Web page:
’50 Years A Doctor’

A physician long active in the New York Metropolitan Area has written a candid and remarkably honest book titled 50 Years A Doctor, The Journey of Sickness and Health, Four Plagues and the Pandemic.

Ronald Halweil, MD, raised in a Jewish family in Flatbush, Brooklyn has practiced in New York City and New Jersey. A resident of Southampton, Long Island, he tells first in his book of the changes in medicine through his half-century as a doctor, how his “journey through medicine, health and health care” began “in a very different time than today. The things I saw as a medical and surgical practitioner” started “in an era without the technological advances we have today.”

“Things happen much faster nowadays,” he says, “and what used to be normal can now seem unusual, and yet it was valid and worked at the time, just as things we take for granted about health and health care today may be looked upon as primitive in the future.”

He adds: “Sometimes it feels like every new advance is paired with a loss of older wisdom, as if there is no room for the old with the new, and I think this is a big mistake that causes needless suffering and premature death.”

Dr. Halweil is an otolaryngologist — an ear, nose and throat specialist.

When he began in medicine “the fabulous imaging technologies of today were nonexistent. There was no CAT scan or MRI to reveal the hidden spaces of the human body, not even ultrasound to help determine if a swelling was benign or malignant.”

“This was a time when the surgeon was called upon to make the diagnosis from patient history, physical examination, and personal experience, and often that needed a closer inspection, an exploratory operation, and possibly a life-saving procedure being performed at the same time.”

Chapters in his book include “The Smoking Epidemic.” He writes: “Cigarettes and other tobacco products plus the advertising agencies that cleverly promoted them were important parts of the American economy.” He tells of the “TV ads of white-coated actors representing doctors explaining why one brand of cigarette was better than other brands.” Meanwhile, “Everyone knew there were deleterious health effects from smoking, but the occasional sore throat or the ‘smoker’s cough’ or hoarse voice was considered an incidental inconvenience.”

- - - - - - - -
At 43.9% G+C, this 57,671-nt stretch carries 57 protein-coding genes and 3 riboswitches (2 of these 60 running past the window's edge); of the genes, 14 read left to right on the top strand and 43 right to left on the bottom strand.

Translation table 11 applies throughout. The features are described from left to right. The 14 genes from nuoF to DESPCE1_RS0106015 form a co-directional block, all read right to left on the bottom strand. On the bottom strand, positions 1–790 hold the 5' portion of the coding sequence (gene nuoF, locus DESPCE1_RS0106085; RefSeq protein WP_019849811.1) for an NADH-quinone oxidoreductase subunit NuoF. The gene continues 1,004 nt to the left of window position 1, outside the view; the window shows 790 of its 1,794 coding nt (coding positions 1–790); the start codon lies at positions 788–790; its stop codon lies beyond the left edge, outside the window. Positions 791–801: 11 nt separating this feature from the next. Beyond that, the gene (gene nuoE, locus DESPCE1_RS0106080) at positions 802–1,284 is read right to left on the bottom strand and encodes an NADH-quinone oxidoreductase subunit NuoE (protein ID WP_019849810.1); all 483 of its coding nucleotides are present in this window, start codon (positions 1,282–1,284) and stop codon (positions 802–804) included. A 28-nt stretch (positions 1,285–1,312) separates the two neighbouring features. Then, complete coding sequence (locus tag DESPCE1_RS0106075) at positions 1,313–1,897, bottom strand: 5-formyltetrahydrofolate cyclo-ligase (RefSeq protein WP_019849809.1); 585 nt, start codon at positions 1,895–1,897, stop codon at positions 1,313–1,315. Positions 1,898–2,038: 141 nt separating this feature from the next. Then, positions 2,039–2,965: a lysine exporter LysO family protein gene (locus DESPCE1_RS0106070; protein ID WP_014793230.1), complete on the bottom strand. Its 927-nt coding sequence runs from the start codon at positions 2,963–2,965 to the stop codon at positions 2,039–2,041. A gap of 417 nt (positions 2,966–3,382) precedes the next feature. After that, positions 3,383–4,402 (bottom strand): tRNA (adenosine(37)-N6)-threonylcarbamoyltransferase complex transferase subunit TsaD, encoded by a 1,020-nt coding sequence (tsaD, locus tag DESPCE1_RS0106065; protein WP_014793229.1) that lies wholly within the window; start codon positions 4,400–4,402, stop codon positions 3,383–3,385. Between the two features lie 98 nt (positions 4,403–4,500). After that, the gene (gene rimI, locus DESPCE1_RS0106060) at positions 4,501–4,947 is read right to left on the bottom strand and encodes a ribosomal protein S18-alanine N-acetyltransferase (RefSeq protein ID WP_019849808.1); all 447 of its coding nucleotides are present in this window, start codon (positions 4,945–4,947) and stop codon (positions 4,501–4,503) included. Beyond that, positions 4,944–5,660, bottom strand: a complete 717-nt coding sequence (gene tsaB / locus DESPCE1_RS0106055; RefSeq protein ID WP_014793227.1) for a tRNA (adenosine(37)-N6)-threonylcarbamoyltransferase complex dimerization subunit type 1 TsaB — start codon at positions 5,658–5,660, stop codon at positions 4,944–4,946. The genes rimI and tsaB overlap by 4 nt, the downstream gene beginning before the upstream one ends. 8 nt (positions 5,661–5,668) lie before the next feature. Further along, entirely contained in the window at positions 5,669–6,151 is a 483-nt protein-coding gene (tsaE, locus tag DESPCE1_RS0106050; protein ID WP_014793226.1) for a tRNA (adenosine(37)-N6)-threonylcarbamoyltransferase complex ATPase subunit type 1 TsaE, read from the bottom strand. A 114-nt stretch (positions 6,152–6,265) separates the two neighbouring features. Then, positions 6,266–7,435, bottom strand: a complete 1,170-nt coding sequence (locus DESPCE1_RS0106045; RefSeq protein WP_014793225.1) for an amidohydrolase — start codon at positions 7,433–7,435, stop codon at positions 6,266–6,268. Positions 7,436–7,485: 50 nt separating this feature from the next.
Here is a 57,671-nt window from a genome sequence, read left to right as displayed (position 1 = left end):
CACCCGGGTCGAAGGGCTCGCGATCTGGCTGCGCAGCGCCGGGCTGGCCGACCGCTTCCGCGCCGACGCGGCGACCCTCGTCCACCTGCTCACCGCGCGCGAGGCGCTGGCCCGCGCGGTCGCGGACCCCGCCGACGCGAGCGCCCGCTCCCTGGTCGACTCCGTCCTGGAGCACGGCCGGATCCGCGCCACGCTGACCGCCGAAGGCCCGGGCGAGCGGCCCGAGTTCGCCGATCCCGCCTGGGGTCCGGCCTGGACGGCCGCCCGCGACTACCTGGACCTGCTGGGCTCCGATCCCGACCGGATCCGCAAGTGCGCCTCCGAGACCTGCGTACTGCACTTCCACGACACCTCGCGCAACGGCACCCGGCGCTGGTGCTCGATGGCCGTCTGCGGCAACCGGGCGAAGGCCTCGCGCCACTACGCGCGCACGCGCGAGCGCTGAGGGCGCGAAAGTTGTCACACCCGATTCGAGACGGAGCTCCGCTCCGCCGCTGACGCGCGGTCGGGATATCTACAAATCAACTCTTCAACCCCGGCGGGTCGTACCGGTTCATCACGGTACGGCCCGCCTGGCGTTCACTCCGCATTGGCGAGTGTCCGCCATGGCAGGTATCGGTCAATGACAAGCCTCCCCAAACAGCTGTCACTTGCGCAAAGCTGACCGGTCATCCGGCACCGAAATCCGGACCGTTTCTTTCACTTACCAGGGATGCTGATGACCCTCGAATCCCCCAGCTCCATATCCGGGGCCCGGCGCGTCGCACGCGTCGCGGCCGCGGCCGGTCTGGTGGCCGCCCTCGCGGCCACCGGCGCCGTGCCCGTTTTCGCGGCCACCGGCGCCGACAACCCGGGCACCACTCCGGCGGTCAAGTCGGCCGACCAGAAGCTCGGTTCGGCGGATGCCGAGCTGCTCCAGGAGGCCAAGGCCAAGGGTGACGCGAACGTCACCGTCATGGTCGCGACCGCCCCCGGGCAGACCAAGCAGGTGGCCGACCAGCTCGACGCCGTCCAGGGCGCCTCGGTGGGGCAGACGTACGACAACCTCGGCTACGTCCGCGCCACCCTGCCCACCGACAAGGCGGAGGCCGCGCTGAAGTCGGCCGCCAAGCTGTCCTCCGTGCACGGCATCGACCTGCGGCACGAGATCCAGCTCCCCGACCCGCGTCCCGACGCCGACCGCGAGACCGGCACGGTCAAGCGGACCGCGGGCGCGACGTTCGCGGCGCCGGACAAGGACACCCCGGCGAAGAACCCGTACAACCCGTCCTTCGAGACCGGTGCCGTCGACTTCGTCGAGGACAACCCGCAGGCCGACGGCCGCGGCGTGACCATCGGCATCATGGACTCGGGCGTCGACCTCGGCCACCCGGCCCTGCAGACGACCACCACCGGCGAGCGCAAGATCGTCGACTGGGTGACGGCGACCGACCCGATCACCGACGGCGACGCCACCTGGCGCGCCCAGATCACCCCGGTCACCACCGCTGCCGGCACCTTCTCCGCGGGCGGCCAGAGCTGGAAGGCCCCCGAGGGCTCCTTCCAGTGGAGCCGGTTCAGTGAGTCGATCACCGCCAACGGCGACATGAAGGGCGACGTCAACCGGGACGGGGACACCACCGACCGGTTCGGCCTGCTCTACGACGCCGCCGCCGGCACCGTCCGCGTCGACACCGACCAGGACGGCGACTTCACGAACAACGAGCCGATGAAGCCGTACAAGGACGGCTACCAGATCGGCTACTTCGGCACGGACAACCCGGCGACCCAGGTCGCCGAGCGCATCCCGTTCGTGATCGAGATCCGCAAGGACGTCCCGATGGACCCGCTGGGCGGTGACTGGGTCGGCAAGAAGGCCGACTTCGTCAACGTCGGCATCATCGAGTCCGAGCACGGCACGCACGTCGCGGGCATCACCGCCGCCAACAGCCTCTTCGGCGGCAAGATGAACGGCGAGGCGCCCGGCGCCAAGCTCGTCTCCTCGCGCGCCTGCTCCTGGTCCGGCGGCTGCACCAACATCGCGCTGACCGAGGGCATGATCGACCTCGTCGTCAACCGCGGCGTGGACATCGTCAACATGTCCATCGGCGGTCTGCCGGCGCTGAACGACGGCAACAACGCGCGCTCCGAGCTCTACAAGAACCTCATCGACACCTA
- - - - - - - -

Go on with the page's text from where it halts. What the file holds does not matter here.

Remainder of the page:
A US surgeon general “made the first official government statement” linking smoking to cancer in 1957.

Still, he relates: “Our first lectures in medical school in 1963 were about smoking and alcohol” and “at that time nearly one-quarter of the class were smokers, and our lecture hall often smelled of lighted cigarettes since there were few prohibitions against smoking anywhere you wanted.” However, after “our professors presented slide after slide of x-rays showing lung cancer and pathology slides of what lung cancer looked like under the microscope…there were fewer smokers in the auditorium!”

He comments that “it’s sad to think of all the deaths and miseries that could have been prevented if the doctors and the AMA [US American Medical Association], and the FDA [US Food and Drug Administration] and all the other governmental agencies had been more proactive in alerting the population to the problems of smoking.”’

He has a chapter titled “HIV” on the AIDS epidemic and celebrates how “fastidious researchers were able to find the virus that they called the human immunodeficiency virus” and how “several antiviral drugs were tested, and finally excellent, effective treatments were available though only for controlling the virus…This was a triumph of rapid medical research and pharmaceutical production.”

But, “Unfortunately, poorer countries dealing with this infection had to pay the prevailing US cost of the patented medication, which was in the range of thousands of dollars per month.”

All along, Dr. Halweil emphasizes the need for healthy living. “We are indeed lucky to have an advanced health care system, but sadly we have neglected health,” he writes. He says, “Today we need a guardrail to prevent the preventable diseases,” he writes.

“And if we ever have the courage to truly enable positive health changes in our society through the old wisdom of proper diet, exercise and rest, I fear that most doctors will need new careers,” declares Dr. Halweil.

This book both praising and being critical—and providing an insider’s view—of medicine, health and health care—is available through Dorrance Publishing at

About the Author
Karl Grossman is a professor of journalism at the State University of New York/College at Old Westbury who has specialized in investigative reporting for 45 years. He is the host of the TV program “Enviro Close-Up,” the writer and presenter of numerous TV documentaries and the author of six books.
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